Are you convinced about the health benefits of ghee yet? Go on and buy a container of it and start cooking with it, you will never look back and wonder why it took you so long to convert.




Recipe: Pasta Salad

This recipe for Pasta Salad has been with us for a while now. I think I may have made it after seeing something similar some years back or even discovered it accidentally. Anyways, this is a go-to recipe for me when we are bored of Indian food and this makes a great lunch box idea for children and even adults when you want a no-mess lunch which you can eat on the go or at your desk.

Pasta Salad


  • 1 packet raw pasta
  • 2 onions, finely chopped
  • 2 bell peppers, chopped
  • 1 cup frozen corn
  • 1 cup frozen paneer
  • 1/2 cup sliced black olives
  • 2 tsp red chilli powder
  • 2 tsp cumin powder
  • 1-2 tbsp lemon juice
  • 2 tbsp extra virgin olive oil
  • Salt to taste
  • Coriander leaves to garnish


  • Cook the pasta as per the instructions on the pack. Let the pasta be al dente and not overcooked. Drain and keep aside to cool.
  • Heat up the frozen corn and when thawed, drained and keep aside.
  • Soak the paneer in hot water for 10 minutes, drain and chop into small pieces.
  • When cool, mix together the pasta, onions, bell peppers, olives, paneer and corn and mix well.
  • In a smaller dish, mix the spices, olive oil and lemon juice into a marinade.
  • Pour the marinade into the pasta salad and mix well. Garnish with finely chopped coriander leaves. Check for seasoning.
  • Cover and keep in the fridge for a couple of hours. Serve cool.

Recipes: Sweet Sour Potatoes

When I was in college, I used to make a potato recipe in a tamarind sauce a lot. That was a signature dish I had discovered in a magazine, most likely Women’s Era and had written it down. I did not bring that notebook with me when I moved to Singapore and now that recipe is lost.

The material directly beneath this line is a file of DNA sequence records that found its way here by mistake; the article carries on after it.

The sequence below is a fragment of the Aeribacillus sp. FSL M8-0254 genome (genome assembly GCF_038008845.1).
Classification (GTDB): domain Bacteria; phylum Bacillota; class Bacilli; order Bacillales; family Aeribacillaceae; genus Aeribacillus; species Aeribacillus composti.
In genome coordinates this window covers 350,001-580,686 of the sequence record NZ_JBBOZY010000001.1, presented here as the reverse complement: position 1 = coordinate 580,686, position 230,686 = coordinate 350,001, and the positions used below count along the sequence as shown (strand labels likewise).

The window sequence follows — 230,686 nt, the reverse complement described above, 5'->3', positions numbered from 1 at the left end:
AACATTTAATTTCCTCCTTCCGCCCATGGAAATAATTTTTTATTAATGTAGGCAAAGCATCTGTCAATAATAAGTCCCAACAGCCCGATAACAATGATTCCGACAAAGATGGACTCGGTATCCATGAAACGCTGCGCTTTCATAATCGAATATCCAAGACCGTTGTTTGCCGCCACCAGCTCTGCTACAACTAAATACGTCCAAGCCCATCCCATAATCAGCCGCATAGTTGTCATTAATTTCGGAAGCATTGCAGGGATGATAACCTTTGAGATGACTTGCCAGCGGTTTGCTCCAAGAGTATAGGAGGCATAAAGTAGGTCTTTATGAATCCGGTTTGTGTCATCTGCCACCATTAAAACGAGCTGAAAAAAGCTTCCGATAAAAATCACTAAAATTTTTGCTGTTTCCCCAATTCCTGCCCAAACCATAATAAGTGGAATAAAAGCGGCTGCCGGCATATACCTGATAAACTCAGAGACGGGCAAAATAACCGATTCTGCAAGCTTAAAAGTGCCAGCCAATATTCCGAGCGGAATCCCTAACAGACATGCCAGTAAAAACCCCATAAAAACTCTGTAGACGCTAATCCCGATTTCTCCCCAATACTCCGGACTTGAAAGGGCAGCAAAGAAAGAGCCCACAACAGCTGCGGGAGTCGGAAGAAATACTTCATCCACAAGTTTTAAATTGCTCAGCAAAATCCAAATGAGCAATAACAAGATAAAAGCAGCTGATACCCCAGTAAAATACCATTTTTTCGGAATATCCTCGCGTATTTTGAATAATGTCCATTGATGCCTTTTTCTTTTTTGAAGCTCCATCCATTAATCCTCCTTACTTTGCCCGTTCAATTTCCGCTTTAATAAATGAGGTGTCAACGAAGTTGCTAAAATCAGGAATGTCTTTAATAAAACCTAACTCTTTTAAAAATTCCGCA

The other day I suddenly started thinking of that recipe and turned to Google to see if I can find it somewhere in the world wide web. Unfortunately, I could not remember most of the ingredients and hence could not verify if any of the recipes were the same.

I did read a recipe from Sanjeev Kapoor which I felt was the closest to what I remembered and so adapted this recipe to my own. So here’s my version of tangy and sweet-sour potatoes.

Sweet Sour Potatoes


  • 1 cup potatoes, scrubbed well and cut into long fingers with the jacket on
  • 1 lemon-sized ball of tamarind, soaked in hot water for 20 minutes and pulped and make it into 2 cups of tamarind water (or if you are using tamarind paste, use 2-3 tsp of the same)
  • 2 tbsp (more or less) Jaggery (you can alternate this with brown sugar if you don’t have access to jaggery)
  • 1 tsp cumin seeds
  • 1 tsp fennel seeds
  • 1 tsp mustard seeds
  • 1 tsp coriander seeds
  • 3-4 dried red chillies
  • 1/8 tsp asafoetida
  • 1 tsp kasuri methi (dried fenugreek leaves)
  • 1 tsp oil
  • Salt to taste


  • In a dry pan, dry roast the cumin seeds, fennel seeds, coriander seeds and chillies separately till they start to emit a nice aroma. Make sure you don’t burn the spices. Keep aside, cool and blend into a fine powder.
  • Heat oil in a largish pan and when the oil heats up, add the mustard seeds and let them pop. When they pop, add the asafoetida and stir for a couple of seconds. Then add in the powdered spice mix and stir for a couple of seconds.
  • Then pour in the tamarind water and jaggery and some salt and let it come to a nice rolling boil.
  • After about five minutes, when the raw smell of the tamarind goes away, add the potatoes and let them cook. Cook the potatoes till a knife pierced through one, goes in cleanly. Don’t overcook them. Check for salt at this point and add more if needed.
  • Finish off with taking the kasuri methi in the palms of your hands and crush it to release the oils and aroma and sprinkle it over the potatoes and gravy.
  • Switch off the gas and garnish with chopped coriander. Serve with rice or rotis (Indian flatbreads)
  • Recipes: Dried Red Chilli & Raisin Chutney

    I made dosai (a South Indian crepe) earlier this week and wanted a chutney to go with it. I was not in the mood for a coconut based chutney which is what is traditionally made with dosai, so I thought of a dried red chilli one and whipped this up in less than 20 minutes, including prep time. It also has a total of five ingredients, including spices. So let’s go.

    Dried Red Chilli and Raisin Chutney


    • 12-15 dried red Kashmiri chillies